This also where the movie really goes off the rails. I was fairly certain that I rented The Zodiac Killer about 20 years ago, but I could only remember one distinct scene and I wasn't 100% certain that it was from this movie. But, it was. That unforgettable moment is the scene occurs in broad daylight where the killer approaches an unsuspecting couple while dressed in his Zodiac attire. It may be loosely based on fact, but it comes across as absurd and bizarre. This same scene is made all the more weird when the killer states, "I'm gonna have to stab you people." We have no way of knowing if Zodiac really said that...but I highly doubt that they did. The last act of the film begins to pile on the speculation, not only of who the Zodiac killer is (which, in this case, would be a fictional person), but their activities. The problem is that what should continue to be an at least quasi-serious movie turns to slapstick comedy, complete with bawdy sex jokes.

The Zodiac Killer is truly an oddity and definitely a product of its time. There are a few scenes where it clearly wants to be a serious movie, but these moments are dwarfed by the various scenes which either have nothing at all to do with Zodiac or take their speculation in the wrong direction. One thing's for sure, the movie's oddball nature keeps it from being boring, as the viewer is constantly surprised by what happens next.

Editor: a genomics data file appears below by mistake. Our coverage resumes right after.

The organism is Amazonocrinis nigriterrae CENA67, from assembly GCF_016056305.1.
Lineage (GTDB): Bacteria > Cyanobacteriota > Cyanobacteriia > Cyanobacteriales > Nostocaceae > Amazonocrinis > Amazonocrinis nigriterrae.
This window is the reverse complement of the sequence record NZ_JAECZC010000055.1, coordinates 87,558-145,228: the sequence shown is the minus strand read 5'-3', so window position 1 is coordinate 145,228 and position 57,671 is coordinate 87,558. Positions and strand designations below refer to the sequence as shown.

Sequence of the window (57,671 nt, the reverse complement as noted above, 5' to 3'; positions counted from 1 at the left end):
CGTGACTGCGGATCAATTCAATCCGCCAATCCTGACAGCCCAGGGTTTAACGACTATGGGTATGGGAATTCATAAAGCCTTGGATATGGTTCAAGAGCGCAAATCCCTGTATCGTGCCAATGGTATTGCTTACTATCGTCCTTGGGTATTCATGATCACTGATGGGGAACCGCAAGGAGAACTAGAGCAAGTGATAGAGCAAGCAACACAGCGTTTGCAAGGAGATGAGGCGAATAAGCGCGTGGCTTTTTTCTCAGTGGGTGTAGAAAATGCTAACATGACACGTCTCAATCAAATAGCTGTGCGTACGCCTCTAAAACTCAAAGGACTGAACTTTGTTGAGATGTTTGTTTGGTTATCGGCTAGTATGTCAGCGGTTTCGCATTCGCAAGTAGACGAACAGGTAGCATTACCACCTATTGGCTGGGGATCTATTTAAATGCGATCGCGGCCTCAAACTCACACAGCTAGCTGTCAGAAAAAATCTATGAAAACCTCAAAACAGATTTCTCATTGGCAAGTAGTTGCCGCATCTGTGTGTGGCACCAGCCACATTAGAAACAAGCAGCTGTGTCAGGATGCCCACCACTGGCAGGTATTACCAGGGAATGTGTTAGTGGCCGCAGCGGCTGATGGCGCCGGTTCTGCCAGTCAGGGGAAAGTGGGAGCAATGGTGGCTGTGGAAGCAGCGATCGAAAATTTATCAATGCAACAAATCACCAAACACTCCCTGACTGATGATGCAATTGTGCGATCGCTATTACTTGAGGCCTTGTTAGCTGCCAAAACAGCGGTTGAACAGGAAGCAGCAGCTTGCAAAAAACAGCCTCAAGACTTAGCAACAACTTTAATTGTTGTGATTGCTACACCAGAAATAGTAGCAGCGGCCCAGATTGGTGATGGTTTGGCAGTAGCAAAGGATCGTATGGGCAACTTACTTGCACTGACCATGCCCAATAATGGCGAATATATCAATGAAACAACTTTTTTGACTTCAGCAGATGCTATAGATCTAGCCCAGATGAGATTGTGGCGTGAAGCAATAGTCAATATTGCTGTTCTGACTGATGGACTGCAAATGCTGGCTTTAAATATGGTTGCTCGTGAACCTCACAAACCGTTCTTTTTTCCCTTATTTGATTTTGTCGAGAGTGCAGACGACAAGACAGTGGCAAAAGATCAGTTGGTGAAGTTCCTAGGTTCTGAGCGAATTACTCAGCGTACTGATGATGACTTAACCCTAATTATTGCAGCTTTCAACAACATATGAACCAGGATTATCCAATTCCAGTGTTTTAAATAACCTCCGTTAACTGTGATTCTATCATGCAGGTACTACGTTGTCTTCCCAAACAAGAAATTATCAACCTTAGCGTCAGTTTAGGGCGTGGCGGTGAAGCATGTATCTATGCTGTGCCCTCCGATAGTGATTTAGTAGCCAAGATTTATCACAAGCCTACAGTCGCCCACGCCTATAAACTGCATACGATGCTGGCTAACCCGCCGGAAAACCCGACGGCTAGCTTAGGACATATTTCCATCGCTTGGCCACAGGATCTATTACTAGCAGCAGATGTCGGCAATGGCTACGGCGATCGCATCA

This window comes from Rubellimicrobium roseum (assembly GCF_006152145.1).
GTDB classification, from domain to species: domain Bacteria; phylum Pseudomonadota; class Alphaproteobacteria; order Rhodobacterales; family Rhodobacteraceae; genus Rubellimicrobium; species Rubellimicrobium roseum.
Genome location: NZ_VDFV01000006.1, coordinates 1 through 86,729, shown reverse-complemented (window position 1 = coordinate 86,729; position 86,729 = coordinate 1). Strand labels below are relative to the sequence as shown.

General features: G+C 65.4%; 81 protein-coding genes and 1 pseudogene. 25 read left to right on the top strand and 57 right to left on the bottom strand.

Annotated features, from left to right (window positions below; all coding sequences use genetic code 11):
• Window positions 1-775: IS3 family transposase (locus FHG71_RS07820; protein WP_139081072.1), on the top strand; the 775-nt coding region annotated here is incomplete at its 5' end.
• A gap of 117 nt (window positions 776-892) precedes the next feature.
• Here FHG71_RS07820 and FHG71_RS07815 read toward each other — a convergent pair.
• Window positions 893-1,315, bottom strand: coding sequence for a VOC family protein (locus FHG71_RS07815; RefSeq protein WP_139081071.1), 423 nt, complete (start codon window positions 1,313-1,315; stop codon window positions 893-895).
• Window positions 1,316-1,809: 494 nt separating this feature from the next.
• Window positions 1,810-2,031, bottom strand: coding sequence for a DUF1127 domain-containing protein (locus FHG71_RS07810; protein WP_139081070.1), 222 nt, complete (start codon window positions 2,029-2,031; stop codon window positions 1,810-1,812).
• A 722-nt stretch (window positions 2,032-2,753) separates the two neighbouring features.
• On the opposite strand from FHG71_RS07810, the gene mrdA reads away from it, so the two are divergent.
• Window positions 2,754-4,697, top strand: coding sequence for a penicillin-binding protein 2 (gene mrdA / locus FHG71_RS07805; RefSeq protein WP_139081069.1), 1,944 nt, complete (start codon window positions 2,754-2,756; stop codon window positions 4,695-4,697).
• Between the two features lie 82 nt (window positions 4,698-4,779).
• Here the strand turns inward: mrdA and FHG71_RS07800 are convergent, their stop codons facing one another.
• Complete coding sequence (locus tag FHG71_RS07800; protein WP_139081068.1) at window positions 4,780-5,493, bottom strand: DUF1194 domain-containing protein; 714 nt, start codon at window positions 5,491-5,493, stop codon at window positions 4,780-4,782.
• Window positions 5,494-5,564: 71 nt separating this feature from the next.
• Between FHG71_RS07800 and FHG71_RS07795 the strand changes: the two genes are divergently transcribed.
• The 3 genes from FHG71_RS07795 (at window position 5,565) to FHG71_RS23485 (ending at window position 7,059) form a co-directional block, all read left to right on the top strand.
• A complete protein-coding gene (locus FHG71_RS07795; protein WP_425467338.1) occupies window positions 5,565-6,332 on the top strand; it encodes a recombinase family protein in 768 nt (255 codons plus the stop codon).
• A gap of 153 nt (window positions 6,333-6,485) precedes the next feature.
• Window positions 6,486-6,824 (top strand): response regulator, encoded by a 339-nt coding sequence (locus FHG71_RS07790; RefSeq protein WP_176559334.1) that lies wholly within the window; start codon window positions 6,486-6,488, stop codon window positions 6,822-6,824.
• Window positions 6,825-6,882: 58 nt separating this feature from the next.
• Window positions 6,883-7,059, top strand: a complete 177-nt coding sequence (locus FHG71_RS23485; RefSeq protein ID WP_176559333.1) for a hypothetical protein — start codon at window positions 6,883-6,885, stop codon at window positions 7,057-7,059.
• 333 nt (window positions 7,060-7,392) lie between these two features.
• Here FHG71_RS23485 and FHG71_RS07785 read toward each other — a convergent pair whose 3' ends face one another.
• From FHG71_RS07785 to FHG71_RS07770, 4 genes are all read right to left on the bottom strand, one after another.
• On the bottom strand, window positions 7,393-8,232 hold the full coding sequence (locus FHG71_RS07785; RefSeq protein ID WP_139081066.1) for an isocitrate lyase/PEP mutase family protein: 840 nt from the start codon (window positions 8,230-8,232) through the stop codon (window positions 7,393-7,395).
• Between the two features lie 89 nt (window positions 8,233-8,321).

The Zodiac Killer made me wonder why the rabbits didn't call the police on Blu-ray Disc courtesy of American Genre Film Archive. The film has been letterboxed at 1.33:1 and the Disc contains an AVC 1080p HD transfer which runs at an average of 35 Mbps. The Disc offers a new 4K scan from the only surviving16mm blow-up copy of the movie. The image is sharp and clear, but there is a fine sheen of grain on the image throughout (which is common with 16mm blow ups). The colors look good, most notably the reds and greens, and the image is never overly dark or bright. There are routines defects from the source materials, such as scratches and white dots, and there are many shots which have hair in the gate. Still, the depth is pretty good. The Disc carries a DTS-HD Master Audio 2-channel track which runs at 48 kHz and an average of 1.6 Mbps. The track provides clear dialogue and sound effects. We don't get any dynamic effects here, and there are some moments where the music is noticeably louder than the dialogue. However, the track is relatively free from clicks and pops.

The Zodiac Killer Blu-ray Disc contains a few extra features. We begin with an AUDIO COMMENTARY from Director Tom Hanson, Producer Manny Nedwick and the AGFA Team. "Let's Get this Guy" (4 minutes) is a brief interview with Hanson and Nedwick who talk about how the film came together. The biggest bonus here is second feature film entitled, Another Son of Sam. As with The Zodiac Killer, this 72-minute film from 1977, lensed in my hometown (!) uses a well-known serial killer as a jumping-off point. It is letterboxed at 1.85:1.

Review Copyright 2017 by Mike Long